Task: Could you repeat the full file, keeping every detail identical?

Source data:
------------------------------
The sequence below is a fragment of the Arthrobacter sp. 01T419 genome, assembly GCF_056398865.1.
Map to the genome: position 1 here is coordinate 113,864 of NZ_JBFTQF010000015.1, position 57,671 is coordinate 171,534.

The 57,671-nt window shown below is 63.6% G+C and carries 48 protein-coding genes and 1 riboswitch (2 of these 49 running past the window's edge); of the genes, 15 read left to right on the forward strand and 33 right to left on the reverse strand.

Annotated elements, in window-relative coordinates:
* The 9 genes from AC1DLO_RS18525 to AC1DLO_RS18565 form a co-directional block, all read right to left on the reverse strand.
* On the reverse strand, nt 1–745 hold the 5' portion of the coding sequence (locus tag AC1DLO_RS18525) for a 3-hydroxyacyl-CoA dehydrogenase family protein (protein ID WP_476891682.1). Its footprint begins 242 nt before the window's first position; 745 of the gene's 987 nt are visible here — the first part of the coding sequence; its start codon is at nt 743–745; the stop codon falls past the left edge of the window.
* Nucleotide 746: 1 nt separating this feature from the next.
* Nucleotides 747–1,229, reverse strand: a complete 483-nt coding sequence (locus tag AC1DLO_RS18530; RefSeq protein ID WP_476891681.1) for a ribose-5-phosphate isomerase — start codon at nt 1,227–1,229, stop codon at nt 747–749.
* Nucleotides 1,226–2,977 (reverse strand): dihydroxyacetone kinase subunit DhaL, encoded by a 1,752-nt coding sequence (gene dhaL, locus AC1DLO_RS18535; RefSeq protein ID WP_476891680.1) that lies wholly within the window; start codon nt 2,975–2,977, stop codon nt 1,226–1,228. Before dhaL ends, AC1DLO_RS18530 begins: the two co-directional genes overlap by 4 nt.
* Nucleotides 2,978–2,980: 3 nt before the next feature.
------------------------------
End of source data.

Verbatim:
The sequence below is a fragment of the Arthrobacter sp. 01T419 genome, assembly GCF_056398865.1.
Map to the genome: position 1 here is coordinate 113,864 of NZ_JBFTQF010000015.1, position 57,671 is coordinate 171,534.

The 57,671-nt window shown below is 63.6% G+C and carries 48 protein-coding genes and 1 riboswitch (2 of these 49 running past the window's edge); of the genes, 15 read left to right on the forward strand and 33 right to left on the reverse strand.

Annotated elements, in window-relative coordinates:
* The 9 genes from AC1DLO_RS18525 to AC1DLO_RS18565 form a co-directional block, all read right to left on the reverse strand.
* On the reverse strand, nt 1–745 hold the 5' portion of the coding sequence (locus tag AC1DLO_RS18525) for a 3-hydroxyacyl-CoA dehydrogenase family protein (protein ID WP_476891682.1). Its footprint begins 242 nt before the window's first position; 745 of the gene's 987 nt are visible here — the first part of the coding sequence; its start codon is at nt 743–745; the stop codon falls past the left edge of the window.
* Nucleotide 746: 1 nt separating this feature from the next.
* Nucleotides 747–1,229, reverse strand: a complete 483-nt coding sequence (locus tag AC1DLO_RS18530; RefSeq protein ID WP_476891681.1) for a ribose-5-phosphate isomerase — start codon at nt 1,227–1,229, stop codon at nt 747–749.
* Nucleotides 1,226–2,977 (reverse strand): dihydroxyacetone kinase subunit DhaL, encoded by a 1,752-nt coding sequence (gene dhaL, locus AC1DLO_RS18535; RefSeq protein ID WP_476891680.1) that lies wholly within the window; start codon nt 2,975–2,977, stop codon nt 1,226–1,228. Before dhaL ends, AC1DLO_RS18530 begins: the two co-directional genes overlap by 4 nt.
* Nucleotides 2,978–2,980: 3 nt before the next feature.